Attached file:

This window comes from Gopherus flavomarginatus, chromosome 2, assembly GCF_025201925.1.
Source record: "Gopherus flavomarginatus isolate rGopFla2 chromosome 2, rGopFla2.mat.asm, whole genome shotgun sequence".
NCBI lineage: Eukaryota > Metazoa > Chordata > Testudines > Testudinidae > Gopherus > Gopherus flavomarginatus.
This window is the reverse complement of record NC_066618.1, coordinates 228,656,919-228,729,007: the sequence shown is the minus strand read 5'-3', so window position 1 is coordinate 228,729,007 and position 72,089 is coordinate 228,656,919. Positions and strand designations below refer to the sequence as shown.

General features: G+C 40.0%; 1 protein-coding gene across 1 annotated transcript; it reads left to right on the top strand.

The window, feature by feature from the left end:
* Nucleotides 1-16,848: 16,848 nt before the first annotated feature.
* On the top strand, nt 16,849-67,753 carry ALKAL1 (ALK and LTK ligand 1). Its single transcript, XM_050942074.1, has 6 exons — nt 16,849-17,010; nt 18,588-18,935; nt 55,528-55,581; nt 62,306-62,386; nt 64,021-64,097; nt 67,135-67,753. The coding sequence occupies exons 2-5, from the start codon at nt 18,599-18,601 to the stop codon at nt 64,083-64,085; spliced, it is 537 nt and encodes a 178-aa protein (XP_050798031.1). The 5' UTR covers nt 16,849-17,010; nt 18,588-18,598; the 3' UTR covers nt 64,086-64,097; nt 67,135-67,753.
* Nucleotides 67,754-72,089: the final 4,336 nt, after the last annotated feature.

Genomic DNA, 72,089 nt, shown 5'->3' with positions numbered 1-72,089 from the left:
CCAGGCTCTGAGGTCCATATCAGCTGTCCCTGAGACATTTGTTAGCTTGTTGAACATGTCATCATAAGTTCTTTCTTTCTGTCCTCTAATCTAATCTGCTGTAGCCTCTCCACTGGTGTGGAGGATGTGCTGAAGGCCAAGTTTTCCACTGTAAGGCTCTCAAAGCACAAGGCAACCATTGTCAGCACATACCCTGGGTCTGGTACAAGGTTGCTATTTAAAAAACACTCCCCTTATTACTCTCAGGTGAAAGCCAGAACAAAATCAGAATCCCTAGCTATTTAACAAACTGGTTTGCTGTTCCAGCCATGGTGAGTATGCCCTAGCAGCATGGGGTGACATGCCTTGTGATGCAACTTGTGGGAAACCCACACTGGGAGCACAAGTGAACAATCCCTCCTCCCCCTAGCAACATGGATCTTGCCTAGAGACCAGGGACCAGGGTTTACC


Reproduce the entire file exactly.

This window comes from Gopherus flavomarginatus, chromosome 2, assembly GCF_025201925.1.
Source record: "Gopherus flavomarginatus isolate rGopFla2 chromosome 2, rGopFla2.mat.asm, whole genome shotgun sequence".
NCBI lineage: Eukaryota > Metazoa > Chordata > Testudines > Testudinidae > Gopherus > Gopherus flavomarginatus.
This window is the reverse complement of record NC_066618.1, coordinates 228,656,919-228,729,007: the sequence shown is the minus strand read 5'-3', so window position 1 is coordinate 228,729,007 and position 72,089 is coordinate 228,656,919. Positions and strand designations below refer to the sequence as shown.

General features: G+C 40.0%; 1 protein-coding gene across 1 annotated transcript; it reads left to right on the top strand.

The window, feature by feature from the left end:
* Nucleotides 1-16,848: 16,848 nt before the first annotated feature.
* On the top strand, nt 16,849-67,753 carry ALKAL1 (ALK and LTK ligand 1). Its single transcript, XM_050942074.1, has 6 exons — nt 16,849-17,010; nt 18,588-18,935; nt 55,528-55,581; nt 62,306-62,386; nt 64,021-64,097; nt 67,135-67,753. The coding sequence occupies exons 2-5, from the start codon at nt 18,599-18,601 to the stop codon at nt 64,083-64,085; spliced, it is 537 nt and encodes a 178-aa protein (XP_050798031.1). The 5' UTR covers nt 16,849-17,010; nt 18,588-18,598; the 3' UTR covers nt 64,086-64,097; nt 67,135-67,753.
* Nucleotides 67,754-72,089: the final 4,336 nt, after the last annotated feature.

Genomic DNA, 72,089 nt, shown 5'->3' with positions numbered 1-72,089 from the left:
CCAGGCTCTGAGGTCCATATCAGCTGTCCCTGAGACATTTGTTAGCTTGTTGAACATGTCATCATAAGTTCTTTCTTTCTGTCCTCTAATCTAATCTGCTGTAGCCTCTCCACTGGTGTGGAGGATGTGCTGAAGGCCAAGTTTTCCACTGTAAGGCTCTCAAAGCACAAGGCAACCATTGTCAGCACATACCCTGGGTCTGGTACAAGGTTGCTATTTAAAAAACACTCCCCTTATTACTCTCAGGTGAAAGCCAGAACAAAATCAGAATCCCTAGCTATTTAACAAACTGGTTTGCTGTTCCAGCCATGGTGAGTATGCCCTAGCAGCATGGGGTGACATGCCTTGTGATGCAACTTGTGGGAAACCCACACTGGGAGCACAAGTGAACAATCCCTCCTCCCCCTAGCAACATGGATCTTGCCTAGAGACCAGGGACCAGGGTTTACC